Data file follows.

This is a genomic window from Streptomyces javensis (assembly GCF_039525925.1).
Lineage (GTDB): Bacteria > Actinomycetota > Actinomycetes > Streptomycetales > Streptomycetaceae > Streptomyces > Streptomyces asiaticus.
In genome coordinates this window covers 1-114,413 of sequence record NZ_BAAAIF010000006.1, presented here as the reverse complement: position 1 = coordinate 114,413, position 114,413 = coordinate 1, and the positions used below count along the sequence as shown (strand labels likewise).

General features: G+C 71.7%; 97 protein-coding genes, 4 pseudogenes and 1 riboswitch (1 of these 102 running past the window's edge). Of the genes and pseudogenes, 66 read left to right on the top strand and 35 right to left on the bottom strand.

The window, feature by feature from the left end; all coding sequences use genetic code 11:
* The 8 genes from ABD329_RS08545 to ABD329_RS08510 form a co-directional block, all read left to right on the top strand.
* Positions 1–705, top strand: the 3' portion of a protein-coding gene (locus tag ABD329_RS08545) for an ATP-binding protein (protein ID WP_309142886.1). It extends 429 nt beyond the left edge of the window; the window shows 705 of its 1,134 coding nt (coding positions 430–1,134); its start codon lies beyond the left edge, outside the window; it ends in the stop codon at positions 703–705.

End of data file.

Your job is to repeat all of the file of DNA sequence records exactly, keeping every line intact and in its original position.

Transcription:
This is a genomic window from Streptomyces javensis (assembly GCF_039525925.1).
Lineage (GTDB): Bacteria > Actinomycetota > Actinomycetes > Streptomycetales > Streptomycetaceae > Streptomyces > Streptomyces asiaticus.
In genome coordinates this window covers 1-114,413 of sequence record NZ_BAAAIF010000006.1, presented here as the reverse complement: position 1 = coordinate 114,413, position 114,413 = coordinate 1, and the positions used below count along the sequence as shown (strand labels likewise).

General features: G+C 71.7%; 97 protein-coding genes, 4 pseudogenes and 1 riboswitch (1 of these 102 running past the window's edge). Of the genes and pseudogenes, 66 read left to right on the top strand and 35 right to left on the bottom strand.

The window, feature by feature from the left end; all coding sequences use genetic code 11:
* The 8 genes from ABD329_RS08545 to ABD329_RS08510 form a co-directional block, all read left to right on the top strand.
* Positions 1–705, top strand: the 3' portion of a protein-coding gene (locus tag ABD329_RS08545) for an ATP-binding protein (protein ID WP_309142886.1). It extends 429 nt beyond the left edge of the window; the window shows 705 of its 1,134 coding nt (coding positions 430–1,134); its start codon lies beyond the left edge, outside the window; it ends in the stop codon at positions 703–705.